The reason why we should particularly care about women and ethnic minorities when everyone has it rough is this: women and minorities have it rough in all the ways white men do, and then a bunch more ways piled on top. We did some back-of-the-envelope math a couple of years ago, with clear results: the percentage of job market candidates who are women is equal to the percentage of hires that are women. Being a woman seems to be neither a net advantage nor a net impediment to getting a job in philosophy--once you've made it through grad school. This last part bears emphasizing: women face an especially obstacle-laden path to the Ph.D, and then are subject to no special benefit once they finish and are on the job market. This suggests that the female philosophers are as good (if they weren't, they'd get hired less often) and have it as rough the men (on the job market--rougher in grad school); it's just that there are way, way less of them (because they go to grad school less often and drop out more often than do men).
It's hard to get a job in philosophy even if you're a woman, and then there are all these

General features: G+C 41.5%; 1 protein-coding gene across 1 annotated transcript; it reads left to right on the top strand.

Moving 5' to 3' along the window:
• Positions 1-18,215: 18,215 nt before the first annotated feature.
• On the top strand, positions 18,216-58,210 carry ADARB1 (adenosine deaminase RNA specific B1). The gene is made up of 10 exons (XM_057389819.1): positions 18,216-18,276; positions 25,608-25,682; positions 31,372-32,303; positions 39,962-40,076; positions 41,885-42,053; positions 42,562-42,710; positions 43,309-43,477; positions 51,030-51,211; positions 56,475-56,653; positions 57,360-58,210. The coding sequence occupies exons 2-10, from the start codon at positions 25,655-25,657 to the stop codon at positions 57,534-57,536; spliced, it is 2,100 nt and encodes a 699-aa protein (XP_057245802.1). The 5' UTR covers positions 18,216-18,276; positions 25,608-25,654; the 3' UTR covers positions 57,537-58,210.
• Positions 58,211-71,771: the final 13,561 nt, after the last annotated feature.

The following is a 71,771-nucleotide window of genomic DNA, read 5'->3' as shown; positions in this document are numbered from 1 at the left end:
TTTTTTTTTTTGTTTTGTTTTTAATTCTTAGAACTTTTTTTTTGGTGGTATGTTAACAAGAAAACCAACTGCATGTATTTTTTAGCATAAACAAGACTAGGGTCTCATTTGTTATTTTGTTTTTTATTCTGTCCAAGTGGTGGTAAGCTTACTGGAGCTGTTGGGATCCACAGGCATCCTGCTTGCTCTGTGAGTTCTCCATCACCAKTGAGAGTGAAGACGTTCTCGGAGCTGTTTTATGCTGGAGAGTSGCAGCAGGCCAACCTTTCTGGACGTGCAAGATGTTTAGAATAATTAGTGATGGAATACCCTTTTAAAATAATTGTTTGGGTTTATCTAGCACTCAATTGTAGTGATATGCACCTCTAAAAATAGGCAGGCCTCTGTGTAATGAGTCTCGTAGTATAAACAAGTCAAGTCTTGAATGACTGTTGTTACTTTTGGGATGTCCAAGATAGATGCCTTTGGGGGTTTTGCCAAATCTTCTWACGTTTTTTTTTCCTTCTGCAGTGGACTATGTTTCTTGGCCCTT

But you should also care about this if you care about philosophy in itself; if you care about discovering philosophical truth; if you care about reading insightful philosophy papers; if you care about being made aware of novel philosophical ideas; if you care about solving philosophical puzzles. We should want as many smart people as possible working in philosophy. But a prominent group of people are being systematically edged out. This is bad for the people who are being edged out--it's a serious injustice that I don't mean to minimize--but it's also bad for us men. It is as bad for us as the Negro-League era was for Major League Baseball. Think of it: in 1945, Jackie Robinson tried out for the Boston Red Sox, and the Red Sox did not sign him. So in 1946, when the Red Sox were losing the World Series in 7 games to the Cardinals, Jackie Robinson was playing for the Montreal Royals. This situation was, obviously, extraordinarily bad for black people who wanted to be professional baseball players. It was bad for Cool Papa Bell; it was bad for Josh Gibson; it was bad for Buck O'Neil. These players were victims of a profound injustice. But it was also bad for Ted Williams and Bobby Doerr, who were, to a lesser extent, also victims of this injustice. Women and minorities have actual philosophical contributions to make. Many of these contributions are going unmade because the people who would make them are being edged out of the profession before they have a chance to do it. It's not fair to them, and it's not good for us. It's bad for everyone.